Scientists have used electric currents to control chemical reactions in a completely new way, in a breakthrough that could have implications for how chemicals are made in the future.

Professor Michelle Coote, a theoretical chemist from the Australian National University worked with researchers from the University of Wollongong and the University of Barcelona to see if an electric current could catalyse a common chemical reaction.

Professor Coote said the team had overturned conventional thinking with their new-found control of the common reaction, which is used to make a range of chemicals from self-healing materials to the drug cortisone. By using numerical modelling on the NCI supercomputer to inform their experimental design, the team managed to produce a previously unknown result.

"It's the most unexpected result possible," said Professor Coote who is also a Chief Investigator with the ARC Centre of Excellence for Electromaterials Science (ACES). "We now have a totally new way of thinking about chemistry."

"The breakthrough could speed up manufacturing processes and allow unprecedented control of chemical reactions, for example in manufacturing flexible electronic components based on organic circuits," she said.

Theoreticians had predicted that electric fields could strongly affect reaction rates, but it had never been observed before because standard chemical reactions are conducted with molecules oriented in random directions in a gas or liquid. The collaboration of scientists devised a way to test the prediction with a new method.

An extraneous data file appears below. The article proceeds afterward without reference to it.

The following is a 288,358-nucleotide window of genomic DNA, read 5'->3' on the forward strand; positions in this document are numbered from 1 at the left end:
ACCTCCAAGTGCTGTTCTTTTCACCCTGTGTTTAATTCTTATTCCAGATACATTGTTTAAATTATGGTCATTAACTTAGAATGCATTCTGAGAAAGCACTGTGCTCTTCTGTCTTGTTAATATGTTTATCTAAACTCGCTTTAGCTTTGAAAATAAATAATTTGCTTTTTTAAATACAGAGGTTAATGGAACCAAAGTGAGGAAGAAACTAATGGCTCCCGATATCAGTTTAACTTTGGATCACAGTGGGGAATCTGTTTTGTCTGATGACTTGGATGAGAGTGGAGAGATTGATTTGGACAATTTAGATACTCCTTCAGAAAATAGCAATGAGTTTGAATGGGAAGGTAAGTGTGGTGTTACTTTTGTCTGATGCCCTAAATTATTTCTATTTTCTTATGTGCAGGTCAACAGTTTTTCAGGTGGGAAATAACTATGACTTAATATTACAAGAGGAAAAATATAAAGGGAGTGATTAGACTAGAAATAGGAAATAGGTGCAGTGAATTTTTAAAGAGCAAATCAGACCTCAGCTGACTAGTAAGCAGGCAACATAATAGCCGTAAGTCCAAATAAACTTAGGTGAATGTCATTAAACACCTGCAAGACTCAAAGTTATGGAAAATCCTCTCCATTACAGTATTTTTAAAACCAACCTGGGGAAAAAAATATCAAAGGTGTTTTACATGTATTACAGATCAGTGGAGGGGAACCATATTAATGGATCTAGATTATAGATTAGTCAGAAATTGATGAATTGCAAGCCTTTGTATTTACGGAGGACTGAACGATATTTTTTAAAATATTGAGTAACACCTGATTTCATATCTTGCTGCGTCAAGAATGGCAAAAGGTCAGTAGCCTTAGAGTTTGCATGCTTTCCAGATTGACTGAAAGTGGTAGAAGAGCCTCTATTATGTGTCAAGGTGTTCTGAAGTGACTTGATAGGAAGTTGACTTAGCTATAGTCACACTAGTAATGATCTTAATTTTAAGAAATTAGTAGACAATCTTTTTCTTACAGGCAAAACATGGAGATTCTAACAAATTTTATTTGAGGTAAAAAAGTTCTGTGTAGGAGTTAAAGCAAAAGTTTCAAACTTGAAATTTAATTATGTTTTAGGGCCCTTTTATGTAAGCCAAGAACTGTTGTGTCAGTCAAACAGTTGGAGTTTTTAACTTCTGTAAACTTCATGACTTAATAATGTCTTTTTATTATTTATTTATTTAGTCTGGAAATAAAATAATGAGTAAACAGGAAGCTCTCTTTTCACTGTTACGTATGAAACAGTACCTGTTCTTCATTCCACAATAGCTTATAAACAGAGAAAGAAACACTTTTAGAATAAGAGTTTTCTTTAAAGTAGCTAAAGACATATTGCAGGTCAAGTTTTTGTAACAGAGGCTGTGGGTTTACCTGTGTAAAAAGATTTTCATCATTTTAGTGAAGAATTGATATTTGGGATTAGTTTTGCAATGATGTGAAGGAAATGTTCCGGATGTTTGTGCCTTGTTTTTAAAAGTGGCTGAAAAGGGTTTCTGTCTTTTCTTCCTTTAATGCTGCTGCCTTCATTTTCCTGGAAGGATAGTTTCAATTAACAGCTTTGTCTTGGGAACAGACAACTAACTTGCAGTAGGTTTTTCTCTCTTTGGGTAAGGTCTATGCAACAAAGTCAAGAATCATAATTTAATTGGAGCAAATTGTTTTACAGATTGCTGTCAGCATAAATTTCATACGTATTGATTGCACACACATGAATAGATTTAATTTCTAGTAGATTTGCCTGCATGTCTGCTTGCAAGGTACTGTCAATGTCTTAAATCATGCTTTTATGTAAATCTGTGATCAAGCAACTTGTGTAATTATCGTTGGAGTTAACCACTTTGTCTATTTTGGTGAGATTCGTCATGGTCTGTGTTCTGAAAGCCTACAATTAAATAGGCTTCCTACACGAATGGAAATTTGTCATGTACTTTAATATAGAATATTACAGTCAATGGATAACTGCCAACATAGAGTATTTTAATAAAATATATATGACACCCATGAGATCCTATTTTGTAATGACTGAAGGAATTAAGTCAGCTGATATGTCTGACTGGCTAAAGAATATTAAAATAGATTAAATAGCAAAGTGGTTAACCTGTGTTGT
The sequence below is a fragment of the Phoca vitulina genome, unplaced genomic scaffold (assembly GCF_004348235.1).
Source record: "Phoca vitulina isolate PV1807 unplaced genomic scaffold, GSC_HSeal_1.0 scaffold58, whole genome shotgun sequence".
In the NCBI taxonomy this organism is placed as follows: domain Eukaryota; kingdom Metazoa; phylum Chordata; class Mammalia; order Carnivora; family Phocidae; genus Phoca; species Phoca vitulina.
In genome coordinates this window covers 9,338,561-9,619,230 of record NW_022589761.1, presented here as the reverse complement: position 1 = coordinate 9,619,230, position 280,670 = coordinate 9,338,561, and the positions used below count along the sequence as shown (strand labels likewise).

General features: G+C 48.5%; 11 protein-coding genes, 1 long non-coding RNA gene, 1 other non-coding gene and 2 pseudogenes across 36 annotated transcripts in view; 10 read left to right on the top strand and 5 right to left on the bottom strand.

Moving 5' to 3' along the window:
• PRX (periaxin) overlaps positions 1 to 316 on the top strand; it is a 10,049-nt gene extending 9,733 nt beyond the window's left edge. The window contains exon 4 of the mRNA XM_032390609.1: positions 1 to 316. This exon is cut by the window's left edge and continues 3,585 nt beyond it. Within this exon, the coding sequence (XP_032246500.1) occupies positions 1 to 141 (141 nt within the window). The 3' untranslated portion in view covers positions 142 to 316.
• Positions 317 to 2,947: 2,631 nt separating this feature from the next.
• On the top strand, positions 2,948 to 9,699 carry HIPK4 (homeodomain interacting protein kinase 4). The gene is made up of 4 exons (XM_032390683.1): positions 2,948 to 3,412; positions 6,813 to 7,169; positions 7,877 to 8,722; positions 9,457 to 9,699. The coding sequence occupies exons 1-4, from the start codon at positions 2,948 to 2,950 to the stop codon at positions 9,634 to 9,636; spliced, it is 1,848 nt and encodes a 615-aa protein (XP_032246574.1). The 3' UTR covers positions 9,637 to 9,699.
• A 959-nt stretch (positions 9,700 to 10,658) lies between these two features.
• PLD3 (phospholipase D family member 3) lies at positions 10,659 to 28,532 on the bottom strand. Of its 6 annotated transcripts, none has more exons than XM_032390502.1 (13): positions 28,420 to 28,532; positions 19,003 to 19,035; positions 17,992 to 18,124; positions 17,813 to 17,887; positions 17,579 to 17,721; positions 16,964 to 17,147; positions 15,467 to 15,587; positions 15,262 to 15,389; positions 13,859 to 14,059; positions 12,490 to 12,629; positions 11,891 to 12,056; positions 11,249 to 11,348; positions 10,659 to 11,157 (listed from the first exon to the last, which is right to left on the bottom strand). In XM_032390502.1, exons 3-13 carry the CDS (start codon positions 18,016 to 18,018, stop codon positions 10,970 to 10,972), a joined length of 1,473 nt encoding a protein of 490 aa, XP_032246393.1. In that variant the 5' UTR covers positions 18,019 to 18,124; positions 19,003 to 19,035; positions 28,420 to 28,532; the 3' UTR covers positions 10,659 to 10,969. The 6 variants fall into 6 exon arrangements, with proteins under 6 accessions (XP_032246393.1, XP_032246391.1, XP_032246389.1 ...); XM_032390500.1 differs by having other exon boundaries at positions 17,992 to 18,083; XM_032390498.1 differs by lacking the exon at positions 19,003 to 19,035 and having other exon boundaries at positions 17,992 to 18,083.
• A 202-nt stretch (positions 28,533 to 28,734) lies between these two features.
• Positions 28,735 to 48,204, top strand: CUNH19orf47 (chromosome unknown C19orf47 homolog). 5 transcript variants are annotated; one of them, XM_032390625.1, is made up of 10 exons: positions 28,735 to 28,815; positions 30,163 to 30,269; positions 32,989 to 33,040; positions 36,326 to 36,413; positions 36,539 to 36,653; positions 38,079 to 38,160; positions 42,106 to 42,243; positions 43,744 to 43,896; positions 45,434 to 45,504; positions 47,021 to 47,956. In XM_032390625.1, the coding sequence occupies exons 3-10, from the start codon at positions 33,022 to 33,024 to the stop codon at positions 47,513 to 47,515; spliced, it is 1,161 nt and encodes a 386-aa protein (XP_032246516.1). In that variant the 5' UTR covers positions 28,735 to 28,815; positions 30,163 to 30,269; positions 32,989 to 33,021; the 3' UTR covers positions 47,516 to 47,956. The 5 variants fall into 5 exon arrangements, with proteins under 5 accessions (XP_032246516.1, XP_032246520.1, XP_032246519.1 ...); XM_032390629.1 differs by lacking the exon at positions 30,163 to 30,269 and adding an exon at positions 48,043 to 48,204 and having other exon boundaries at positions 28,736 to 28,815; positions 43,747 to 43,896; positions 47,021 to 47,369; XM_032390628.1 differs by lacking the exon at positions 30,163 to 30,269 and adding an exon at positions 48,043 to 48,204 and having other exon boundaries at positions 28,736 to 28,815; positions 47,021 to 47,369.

Using the electric field generated by the tip of a scanning-tunneling electron microscope, the group oriented all the molecules in the same direction. They could then use the probe of the microscope to test each molecule at a variety of different voltages.

By changing the strength and polarity of the electric field, the team were able to vary the rate of the reaction, called a Diels-Alder reaction, by a factor of five. Professor Coote's team used quantum chemical calculations, carried out using the NCI National Facility, to confirm that the results observed were due to the effects of electric fields.

ACES Director Professor Gordon Wallace said it is only a holistic approach to interdisciplinary research that can take ideas to industries in the shortest time possible. "The collegial environment and multidisciplinary approach within ACES meant that we could mobilise all the skills necessary—from molecular modelling to exquisite experiments—very quickly to enable this amazing discovery," Professor Wallace said.

The breakthrough was supported by NCI through the National Computational Merit Allocation Scheme and has been published in the latest edition of Nature.